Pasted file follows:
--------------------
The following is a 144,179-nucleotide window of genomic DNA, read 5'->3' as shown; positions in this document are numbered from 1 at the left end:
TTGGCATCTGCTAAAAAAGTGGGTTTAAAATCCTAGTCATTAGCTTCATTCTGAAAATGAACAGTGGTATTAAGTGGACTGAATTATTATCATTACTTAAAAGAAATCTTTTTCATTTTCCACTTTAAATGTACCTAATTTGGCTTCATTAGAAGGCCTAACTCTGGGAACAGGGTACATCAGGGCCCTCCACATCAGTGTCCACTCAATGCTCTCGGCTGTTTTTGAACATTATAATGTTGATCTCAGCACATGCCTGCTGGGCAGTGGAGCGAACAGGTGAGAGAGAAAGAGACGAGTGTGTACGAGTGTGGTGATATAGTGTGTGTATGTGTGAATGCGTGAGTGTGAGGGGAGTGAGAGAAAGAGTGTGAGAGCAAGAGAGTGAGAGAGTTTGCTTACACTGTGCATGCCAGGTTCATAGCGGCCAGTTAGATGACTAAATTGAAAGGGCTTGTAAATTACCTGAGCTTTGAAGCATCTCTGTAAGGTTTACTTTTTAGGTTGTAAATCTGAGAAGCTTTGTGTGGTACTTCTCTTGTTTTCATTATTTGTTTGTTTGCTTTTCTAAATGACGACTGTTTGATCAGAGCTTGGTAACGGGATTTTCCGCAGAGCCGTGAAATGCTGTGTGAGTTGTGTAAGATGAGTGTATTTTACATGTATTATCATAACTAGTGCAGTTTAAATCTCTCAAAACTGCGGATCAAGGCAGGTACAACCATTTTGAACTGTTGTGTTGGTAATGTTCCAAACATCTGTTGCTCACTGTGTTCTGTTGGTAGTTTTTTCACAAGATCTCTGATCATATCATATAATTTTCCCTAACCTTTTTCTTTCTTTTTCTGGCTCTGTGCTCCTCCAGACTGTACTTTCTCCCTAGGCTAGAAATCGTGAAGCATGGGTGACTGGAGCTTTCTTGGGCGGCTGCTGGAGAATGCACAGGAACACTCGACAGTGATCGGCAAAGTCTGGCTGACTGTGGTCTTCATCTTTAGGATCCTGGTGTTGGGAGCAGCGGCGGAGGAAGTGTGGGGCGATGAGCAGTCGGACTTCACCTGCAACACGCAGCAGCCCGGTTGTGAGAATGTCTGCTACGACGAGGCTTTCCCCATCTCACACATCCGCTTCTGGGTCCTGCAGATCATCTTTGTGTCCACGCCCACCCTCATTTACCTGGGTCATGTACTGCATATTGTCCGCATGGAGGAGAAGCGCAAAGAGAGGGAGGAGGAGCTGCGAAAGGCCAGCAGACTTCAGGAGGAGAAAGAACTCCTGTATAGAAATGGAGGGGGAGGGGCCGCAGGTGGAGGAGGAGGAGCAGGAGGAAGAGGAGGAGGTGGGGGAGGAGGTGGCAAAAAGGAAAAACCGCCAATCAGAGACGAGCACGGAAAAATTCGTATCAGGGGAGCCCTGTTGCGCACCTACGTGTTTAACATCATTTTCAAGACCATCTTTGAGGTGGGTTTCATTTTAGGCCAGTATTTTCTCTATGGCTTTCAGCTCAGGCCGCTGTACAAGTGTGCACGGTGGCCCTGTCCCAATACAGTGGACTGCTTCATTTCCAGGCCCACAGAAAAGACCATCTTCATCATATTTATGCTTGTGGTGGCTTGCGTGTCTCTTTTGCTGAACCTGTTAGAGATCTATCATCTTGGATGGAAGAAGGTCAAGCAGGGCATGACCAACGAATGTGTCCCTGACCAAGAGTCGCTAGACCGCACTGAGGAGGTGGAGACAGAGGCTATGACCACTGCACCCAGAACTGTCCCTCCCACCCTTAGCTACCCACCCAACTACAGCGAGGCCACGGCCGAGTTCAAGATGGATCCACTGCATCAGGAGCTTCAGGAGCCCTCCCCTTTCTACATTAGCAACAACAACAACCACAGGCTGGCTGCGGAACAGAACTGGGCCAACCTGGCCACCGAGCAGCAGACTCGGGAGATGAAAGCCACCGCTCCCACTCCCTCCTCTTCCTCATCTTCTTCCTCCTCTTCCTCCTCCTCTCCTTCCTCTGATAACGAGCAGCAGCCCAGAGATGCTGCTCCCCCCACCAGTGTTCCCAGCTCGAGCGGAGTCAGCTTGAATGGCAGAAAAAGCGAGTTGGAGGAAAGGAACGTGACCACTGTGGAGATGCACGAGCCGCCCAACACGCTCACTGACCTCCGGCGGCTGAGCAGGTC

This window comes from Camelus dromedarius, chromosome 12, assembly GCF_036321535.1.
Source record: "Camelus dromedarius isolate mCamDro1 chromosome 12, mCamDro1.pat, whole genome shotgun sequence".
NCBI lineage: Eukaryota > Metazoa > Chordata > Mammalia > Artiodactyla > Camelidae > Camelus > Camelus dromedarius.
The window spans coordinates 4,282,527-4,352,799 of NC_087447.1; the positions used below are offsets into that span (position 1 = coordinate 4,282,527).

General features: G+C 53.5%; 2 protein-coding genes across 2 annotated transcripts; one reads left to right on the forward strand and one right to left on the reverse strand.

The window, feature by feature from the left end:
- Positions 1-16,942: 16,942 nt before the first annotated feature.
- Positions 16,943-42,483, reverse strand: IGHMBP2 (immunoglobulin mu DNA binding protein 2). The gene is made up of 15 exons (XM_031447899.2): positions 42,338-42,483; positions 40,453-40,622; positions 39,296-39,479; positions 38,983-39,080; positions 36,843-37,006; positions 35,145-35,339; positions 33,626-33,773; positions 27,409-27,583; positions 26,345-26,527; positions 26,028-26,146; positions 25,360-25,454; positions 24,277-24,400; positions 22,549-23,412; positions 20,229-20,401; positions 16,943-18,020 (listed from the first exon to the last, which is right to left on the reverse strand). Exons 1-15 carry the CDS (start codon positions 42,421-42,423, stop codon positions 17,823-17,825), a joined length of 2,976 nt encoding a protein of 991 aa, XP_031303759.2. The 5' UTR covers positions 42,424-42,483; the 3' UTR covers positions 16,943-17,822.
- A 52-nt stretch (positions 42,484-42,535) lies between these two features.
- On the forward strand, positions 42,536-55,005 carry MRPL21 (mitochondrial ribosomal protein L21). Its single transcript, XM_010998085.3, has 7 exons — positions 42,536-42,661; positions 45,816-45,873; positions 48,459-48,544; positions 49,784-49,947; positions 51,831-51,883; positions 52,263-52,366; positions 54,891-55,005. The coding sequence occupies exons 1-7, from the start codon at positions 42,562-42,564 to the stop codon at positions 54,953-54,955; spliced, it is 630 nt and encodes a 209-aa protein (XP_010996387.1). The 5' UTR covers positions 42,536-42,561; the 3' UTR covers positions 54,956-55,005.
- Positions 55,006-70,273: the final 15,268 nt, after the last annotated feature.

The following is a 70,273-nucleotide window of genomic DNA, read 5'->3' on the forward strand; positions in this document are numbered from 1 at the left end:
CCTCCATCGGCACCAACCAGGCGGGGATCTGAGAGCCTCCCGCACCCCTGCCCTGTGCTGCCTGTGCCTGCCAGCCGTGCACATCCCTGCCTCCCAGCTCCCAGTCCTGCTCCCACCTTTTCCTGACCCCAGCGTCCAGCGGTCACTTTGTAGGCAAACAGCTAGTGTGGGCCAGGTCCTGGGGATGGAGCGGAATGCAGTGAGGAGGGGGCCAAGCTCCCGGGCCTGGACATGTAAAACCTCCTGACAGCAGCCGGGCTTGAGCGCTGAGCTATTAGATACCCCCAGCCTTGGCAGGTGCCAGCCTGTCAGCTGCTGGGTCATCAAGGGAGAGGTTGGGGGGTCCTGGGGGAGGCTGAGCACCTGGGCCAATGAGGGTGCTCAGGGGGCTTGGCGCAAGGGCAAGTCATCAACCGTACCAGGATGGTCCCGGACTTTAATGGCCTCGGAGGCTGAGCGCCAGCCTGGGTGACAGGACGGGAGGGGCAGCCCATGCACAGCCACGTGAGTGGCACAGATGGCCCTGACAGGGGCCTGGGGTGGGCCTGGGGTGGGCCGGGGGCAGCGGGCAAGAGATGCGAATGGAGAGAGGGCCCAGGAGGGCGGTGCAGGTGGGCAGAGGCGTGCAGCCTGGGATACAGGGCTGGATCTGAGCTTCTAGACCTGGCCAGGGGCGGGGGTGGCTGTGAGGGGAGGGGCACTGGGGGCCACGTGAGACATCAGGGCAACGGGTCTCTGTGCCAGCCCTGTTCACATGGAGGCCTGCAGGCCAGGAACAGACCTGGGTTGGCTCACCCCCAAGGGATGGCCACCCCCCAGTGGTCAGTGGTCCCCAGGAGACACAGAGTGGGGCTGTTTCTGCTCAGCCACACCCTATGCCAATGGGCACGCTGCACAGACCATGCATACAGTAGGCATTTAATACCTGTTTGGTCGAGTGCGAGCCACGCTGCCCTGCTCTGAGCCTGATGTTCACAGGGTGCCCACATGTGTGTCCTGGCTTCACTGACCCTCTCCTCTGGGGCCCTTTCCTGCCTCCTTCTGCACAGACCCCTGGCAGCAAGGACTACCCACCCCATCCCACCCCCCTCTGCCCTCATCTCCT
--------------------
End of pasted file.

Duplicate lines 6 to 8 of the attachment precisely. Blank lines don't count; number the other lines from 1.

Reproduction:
The window spans coordinates 4,282,527-4,352,799 of NC_087447.1; the positions used below are offsets into that span (position 1 = coordinate 4,282,527).

General features: G+C 53.5%; 2 protein-coding genes across 2 annotated transcripts; one reads left to right on the forward strand and one right to left on the reverse strand.

The window, feature by feature from the left end: